In its current judgment Vădan (judgment of 21.11.2018 – C-664/16) the ECJ states, for the first time, that the submission of invoices is not a mandatory requirement for the deduction of input VAT. The strict application of the requirement to produce invoices would conflict with the principles of neutrality and proportionality. Hence, taxable persons can also claim input VAT deduction if they are able to prove the necessary (substantive) requirements by means of objective evidence. Taxable persons that were denied the right to deduct input VAT by the tax authorities, due to a lack of invoices, should now (re-)examine whether they can provide objective evidence by other means.
The ECJ has, on several previous occasions, dealt with the significance of invoices for input VAT deduction. In doing so, it has “loosened up” the conditions and consequences of the requirement to provide an invoice in favour of the taxpayer. See, in particular, the decisions Senatex (ECJ, judgement of 15.09.2016 – C-518/14) and Barlis (ECJ, judgement of 15.09.2016 – C-516/14). These judgements were decided based on the neutrality principle of VAT. The now published judgement Vădan (ECJ, judgement of. 21.11.2018 – C-664/16) represents a further milestone in this development.
The Plaintiff was a Romanian national who sold residential real estate and building land in Romania from 2006 to 2009 (total value: approx. EUR 4 million). It was unclear whether the Plaintiff was entitled to deduct input VAT from supplies received. The Romanian tax authorities assumed that the Plaintiff was obliged to register for VAT purposes. The Plaintiff was of the opinion that natural persons were not entitled to register for VAT purposes at that time in Romania. According to Romanian law, the issuance of invoices to natural persons was not compulsory at the time the service was procured. With regard to the supplies rendered to him for the erection of the buildings, the Plaintiff received only receipts, which, in the meantime, had become illegible due to the poor quality of the printing ink used. The plaintiff had failed to retain any other accounting records. The national court referred the question to the ECJ as to whether or not the Plaintiff was entitled to deduct input VAT, even without submitting invoices. If the answer was in the affirmative, it also wanted to know whether the scope of the right to deduction could be determined by an estimation of a court-commissioned expert report.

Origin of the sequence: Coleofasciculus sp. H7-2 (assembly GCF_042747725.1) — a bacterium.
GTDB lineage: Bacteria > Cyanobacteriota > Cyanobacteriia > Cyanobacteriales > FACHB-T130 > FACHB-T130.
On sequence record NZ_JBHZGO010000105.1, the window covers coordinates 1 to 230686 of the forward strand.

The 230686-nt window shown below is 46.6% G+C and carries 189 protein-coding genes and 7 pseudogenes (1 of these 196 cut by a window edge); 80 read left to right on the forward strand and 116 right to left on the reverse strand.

The ECJ examined both questions together. First, the court referred to its findings in the legal case Senatex and distinguished between the substantive and formal conditions for input VAT deduction. From a substantive perspective, the taxable person would have to receive a supply, which he uses for the purposes of his taxable output supplies. Formally, he should have available an invoice in accordance with Art. 226 of the VAT Directive. Input VAT deduction would have to be allowed where the substantive conditions had been satisfied but certain formal conditions had not been met. With reference to its judgement in the case Barlis, the ECJ stressed, once again, that input VAT deduction could not be denied in the instance where an invoice did not contain all of the details required to be included on invoices but the tax authorities nevertheless had, at their disposal, all of the necessary data to check whether or not the substantive conditions had been met.
Consequently, the ECJ assumed, in the case at hand, that “the strict application of the substantive requirement to produce invoices would conflict with the principles of neutrality and proportionality”. Otherwise, the taxable person would disproportionately be prevented from benefiting from fiscal neutrality relating to his transactions. At the same time, the taxable person was required to provide “objective evidence” that the substantive conditions required for input VAT deduction were met. In the present case, the Plaintiff failed to meet these requirements. The submitted documents were illegible and were not sufficient to determine whether, and to what extent, the Plaintiff was entitled to deduct input VAT. This deficiency could not be remedied by a court-commissioned expert report.
4 Consequences for the practice
What is new about the decision is, above all, the ECJ’s statement that the “strict application of the substantive requirement to produce invoices would [conflict] with the principles of neutrality and proportionality”. This is the first time that the ECJ has clarified that a taxable person need not necessarily have available an invoice for the deduction of input VAT. This is an advantage for the taxable person. In the event of disputes with the tax authorities due to a lack of invoices, this judgment provides the taxable person with a completely new avenue for argument.
Taxable persons that (have) been denied the right to deduct input VAT by the tax authorities, due to the lack of invoices, should therefore check whether or not they are able to prove the substantive requirements for the deduction of input VAT by means of objective evidence. According to the present decision, the ECJ has adopted a broad interpretation in this respect. In its opinion, documents which are held by the supplier are also sufficient. Thus, the taxpayer does not need to submit documents which are specifically addressed to him. An estimate in a court-commissioned expert opinion can supplement, but not replace, the objective evidence.